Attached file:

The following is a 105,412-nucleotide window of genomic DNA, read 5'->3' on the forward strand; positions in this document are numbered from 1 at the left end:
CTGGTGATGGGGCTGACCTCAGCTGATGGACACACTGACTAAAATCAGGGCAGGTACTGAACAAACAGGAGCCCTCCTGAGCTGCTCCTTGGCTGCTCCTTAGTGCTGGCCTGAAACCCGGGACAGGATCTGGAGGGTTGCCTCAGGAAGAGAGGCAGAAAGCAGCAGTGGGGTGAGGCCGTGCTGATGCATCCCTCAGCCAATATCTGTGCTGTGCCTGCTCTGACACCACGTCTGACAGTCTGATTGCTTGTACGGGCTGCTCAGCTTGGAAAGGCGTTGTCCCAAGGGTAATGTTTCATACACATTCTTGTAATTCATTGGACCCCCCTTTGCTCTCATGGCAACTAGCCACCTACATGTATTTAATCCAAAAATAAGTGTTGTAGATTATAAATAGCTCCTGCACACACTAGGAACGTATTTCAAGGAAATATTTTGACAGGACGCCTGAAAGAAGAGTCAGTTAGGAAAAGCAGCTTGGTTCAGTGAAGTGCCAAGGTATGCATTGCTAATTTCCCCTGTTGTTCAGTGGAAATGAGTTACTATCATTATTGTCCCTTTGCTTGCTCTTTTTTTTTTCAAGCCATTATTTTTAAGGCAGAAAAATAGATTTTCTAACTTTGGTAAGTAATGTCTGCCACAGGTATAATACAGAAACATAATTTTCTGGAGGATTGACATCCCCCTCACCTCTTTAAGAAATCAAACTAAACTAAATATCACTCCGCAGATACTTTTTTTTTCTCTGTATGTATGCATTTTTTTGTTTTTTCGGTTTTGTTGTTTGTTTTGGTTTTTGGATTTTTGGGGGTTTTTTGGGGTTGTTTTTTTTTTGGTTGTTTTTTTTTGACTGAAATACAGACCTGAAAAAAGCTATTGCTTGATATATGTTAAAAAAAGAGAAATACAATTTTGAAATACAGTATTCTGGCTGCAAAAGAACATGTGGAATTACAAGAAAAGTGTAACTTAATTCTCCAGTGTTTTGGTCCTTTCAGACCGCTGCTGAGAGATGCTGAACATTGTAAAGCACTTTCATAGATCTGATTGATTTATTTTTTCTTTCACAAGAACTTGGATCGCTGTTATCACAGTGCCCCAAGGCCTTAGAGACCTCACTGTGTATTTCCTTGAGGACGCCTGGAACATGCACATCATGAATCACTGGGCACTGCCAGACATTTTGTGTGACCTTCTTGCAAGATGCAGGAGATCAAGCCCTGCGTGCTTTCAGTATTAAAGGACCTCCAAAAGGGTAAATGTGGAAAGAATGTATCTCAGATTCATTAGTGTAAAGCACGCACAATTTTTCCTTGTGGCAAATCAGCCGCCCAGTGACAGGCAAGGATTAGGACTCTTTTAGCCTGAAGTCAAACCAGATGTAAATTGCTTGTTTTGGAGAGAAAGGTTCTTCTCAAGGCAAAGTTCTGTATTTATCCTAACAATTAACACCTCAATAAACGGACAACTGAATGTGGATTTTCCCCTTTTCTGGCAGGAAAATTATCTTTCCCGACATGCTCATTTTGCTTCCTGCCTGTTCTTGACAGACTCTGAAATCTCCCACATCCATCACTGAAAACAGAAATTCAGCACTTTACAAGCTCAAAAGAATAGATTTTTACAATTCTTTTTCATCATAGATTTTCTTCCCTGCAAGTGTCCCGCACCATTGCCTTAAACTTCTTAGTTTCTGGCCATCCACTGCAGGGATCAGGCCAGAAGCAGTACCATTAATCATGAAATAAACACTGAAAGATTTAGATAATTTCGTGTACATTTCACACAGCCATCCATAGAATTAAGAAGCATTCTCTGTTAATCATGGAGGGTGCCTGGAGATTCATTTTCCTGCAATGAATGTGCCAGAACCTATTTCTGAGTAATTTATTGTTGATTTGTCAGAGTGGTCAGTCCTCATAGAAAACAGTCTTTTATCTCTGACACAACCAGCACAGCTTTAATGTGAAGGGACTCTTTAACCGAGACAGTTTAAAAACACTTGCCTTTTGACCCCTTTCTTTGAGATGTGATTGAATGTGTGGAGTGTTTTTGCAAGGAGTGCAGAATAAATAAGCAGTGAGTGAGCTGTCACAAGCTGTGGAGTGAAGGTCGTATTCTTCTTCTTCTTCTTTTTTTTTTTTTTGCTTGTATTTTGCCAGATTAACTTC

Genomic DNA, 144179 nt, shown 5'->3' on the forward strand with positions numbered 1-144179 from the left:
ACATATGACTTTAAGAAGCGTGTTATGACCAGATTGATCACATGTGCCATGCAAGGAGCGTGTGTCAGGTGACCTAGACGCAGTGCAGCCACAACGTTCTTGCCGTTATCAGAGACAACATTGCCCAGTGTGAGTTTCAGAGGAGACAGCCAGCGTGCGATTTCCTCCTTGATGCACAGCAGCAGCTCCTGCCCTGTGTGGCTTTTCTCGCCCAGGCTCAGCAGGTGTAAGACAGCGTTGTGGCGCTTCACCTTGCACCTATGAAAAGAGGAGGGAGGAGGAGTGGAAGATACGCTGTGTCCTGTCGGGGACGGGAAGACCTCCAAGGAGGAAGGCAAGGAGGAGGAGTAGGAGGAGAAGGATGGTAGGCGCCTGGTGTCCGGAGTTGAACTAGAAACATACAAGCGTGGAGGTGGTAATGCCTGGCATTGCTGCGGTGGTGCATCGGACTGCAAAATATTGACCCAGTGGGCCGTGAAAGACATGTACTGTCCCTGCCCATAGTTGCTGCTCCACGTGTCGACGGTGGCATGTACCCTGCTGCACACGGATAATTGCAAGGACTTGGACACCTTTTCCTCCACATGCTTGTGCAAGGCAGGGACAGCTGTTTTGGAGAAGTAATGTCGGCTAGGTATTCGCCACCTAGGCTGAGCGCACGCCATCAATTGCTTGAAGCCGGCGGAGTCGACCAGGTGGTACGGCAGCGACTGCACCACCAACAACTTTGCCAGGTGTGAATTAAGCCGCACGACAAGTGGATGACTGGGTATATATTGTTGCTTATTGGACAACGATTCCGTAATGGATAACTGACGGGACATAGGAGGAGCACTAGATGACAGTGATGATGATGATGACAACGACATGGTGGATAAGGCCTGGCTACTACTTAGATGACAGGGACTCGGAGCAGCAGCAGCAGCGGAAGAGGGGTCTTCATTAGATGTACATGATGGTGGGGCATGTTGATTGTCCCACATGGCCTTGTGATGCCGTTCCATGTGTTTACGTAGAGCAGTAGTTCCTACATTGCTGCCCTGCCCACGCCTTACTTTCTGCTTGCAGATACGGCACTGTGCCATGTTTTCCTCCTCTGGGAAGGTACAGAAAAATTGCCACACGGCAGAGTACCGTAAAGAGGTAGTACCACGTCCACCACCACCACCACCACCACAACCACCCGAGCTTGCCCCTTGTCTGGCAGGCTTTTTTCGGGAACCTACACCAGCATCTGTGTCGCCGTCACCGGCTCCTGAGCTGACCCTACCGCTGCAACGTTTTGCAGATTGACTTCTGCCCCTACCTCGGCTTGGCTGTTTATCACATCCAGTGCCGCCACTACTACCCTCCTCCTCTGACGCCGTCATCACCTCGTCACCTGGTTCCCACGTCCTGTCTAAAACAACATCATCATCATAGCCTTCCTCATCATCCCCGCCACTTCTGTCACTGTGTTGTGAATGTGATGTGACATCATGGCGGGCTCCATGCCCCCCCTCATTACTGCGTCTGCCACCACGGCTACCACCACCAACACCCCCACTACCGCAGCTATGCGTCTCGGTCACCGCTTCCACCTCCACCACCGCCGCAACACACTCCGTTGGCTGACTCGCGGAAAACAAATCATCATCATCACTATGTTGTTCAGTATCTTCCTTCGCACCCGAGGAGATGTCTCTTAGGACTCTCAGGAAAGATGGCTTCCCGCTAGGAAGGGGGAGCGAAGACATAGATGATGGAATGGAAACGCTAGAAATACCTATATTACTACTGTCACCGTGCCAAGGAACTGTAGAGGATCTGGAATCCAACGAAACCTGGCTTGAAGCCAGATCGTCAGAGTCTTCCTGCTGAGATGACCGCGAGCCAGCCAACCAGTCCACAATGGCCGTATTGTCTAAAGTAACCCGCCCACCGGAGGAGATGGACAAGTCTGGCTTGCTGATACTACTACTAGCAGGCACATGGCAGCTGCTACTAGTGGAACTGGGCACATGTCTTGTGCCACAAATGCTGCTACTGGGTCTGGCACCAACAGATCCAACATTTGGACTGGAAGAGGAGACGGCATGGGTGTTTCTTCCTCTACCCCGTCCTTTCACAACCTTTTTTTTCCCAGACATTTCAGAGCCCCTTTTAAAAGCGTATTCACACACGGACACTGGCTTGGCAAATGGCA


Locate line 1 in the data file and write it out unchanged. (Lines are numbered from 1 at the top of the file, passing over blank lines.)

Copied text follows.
The following is a 105,412-nucleotide window of genomic DNA, read 5'->3' on the forward strand; positions in this document are numbered from 1 at the left end: